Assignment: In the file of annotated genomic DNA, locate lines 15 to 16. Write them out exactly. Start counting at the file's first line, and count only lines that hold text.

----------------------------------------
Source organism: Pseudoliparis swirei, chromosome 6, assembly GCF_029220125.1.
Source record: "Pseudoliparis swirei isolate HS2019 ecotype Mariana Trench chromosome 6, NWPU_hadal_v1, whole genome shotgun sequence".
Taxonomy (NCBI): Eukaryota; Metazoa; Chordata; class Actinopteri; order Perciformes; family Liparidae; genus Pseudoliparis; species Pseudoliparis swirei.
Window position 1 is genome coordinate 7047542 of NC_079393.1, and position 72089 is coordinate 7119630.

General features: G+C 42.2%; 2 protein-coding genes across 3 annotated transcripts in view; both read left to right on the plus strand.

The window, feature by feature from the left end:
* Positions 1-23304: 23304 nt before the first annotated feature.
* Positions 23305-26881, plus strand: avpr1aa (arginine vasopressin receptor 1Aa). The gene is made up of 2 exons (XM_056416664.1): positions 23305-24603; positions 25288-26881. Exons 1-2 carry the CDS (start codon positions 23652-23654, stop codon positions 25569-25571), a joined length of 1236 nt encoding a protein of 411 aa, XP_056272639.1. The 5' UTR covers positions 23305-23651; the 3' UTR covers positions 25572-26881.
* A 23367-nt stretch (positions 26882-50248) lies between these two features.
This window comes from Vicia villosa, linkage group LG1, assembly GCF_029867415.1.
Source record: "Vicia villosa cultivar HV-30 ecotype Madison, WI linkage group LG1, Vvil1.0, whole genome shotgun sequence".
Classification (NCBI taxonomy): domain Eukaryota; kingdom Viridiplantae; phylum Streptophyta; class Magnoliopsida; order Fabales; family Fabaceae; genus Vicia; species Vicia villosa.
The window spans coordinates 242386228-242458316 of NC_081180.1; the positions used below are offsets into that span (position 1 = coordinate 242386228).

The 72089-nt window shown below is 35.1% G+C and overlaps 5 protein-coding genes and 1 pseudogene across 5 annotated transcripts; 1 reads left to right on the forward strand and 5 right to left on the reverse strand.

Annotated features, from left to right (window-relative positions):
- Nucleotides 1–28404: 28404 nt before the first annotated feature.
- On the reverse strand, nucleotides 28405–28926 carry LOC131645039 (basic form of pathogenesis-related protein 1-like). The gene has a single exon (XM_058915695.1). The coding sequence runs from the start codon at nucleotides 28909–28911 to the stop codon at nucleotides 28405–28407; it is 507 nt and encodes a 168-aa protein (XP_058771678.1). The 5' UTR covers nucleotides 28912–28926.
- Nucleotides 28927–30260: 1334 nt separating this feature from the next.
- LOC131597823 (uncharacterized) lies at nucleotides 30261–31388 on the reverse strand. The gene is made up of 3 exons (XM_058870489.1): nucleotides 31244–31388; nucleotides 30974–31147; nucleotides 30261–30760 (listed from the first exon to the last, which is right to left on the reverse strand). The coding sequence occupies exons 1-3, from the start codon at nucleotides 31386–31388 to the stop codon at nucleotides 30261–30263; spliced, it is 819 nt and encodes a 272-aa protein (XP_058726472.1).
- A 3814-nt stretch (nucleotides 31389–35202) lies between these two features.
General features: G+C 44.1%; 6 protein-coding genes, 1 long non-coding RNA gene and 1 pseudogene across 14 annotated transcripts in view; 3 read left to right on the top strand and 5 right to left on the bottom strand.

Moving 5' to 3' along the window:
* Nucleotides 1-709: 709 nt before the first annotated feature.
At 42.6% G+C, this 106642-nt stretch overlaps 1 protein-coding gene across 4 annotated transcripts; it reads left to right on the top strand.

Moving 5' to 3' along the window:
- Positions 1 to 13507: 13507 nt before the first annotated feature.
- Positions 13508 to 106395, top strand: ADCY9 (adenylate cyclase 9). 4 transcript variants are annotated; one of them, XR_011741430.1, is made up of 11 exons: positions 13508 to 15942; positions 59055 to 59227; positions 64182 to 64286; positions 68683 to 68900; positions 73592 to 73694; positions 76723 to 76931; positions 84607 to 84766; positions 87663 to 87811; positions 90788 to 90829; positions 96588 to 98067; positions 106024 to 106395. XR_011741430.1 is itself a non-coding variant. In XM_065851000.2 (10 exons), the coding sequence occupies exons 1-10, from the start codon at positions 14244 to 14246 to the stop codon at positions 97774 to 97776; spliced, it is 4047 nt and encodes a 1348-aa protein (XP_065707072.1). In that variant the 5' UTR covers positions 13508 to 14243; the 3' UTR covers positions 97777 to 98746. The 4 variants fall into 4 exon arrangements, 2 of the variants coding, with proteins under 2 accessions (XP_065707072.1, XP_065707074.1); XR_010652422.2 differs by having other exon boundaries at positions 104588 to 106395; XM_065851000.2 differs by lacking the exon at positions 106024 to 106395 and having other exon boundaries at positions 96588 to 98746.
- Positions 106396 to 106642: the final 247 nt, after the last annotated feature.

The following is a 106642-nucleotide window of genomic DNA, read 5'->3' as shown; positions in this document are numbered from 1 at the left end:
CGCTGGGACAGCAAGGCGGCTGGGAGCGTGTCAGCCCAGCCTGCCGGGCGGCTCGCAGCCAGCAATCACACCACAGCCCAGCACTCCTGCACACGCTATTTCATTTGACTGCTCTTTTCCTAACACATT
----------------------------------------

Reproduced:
Annotated features, from left to right (window-relative positions):
- Nucleotides 1–28404: 28404 nt before the first annotated feature.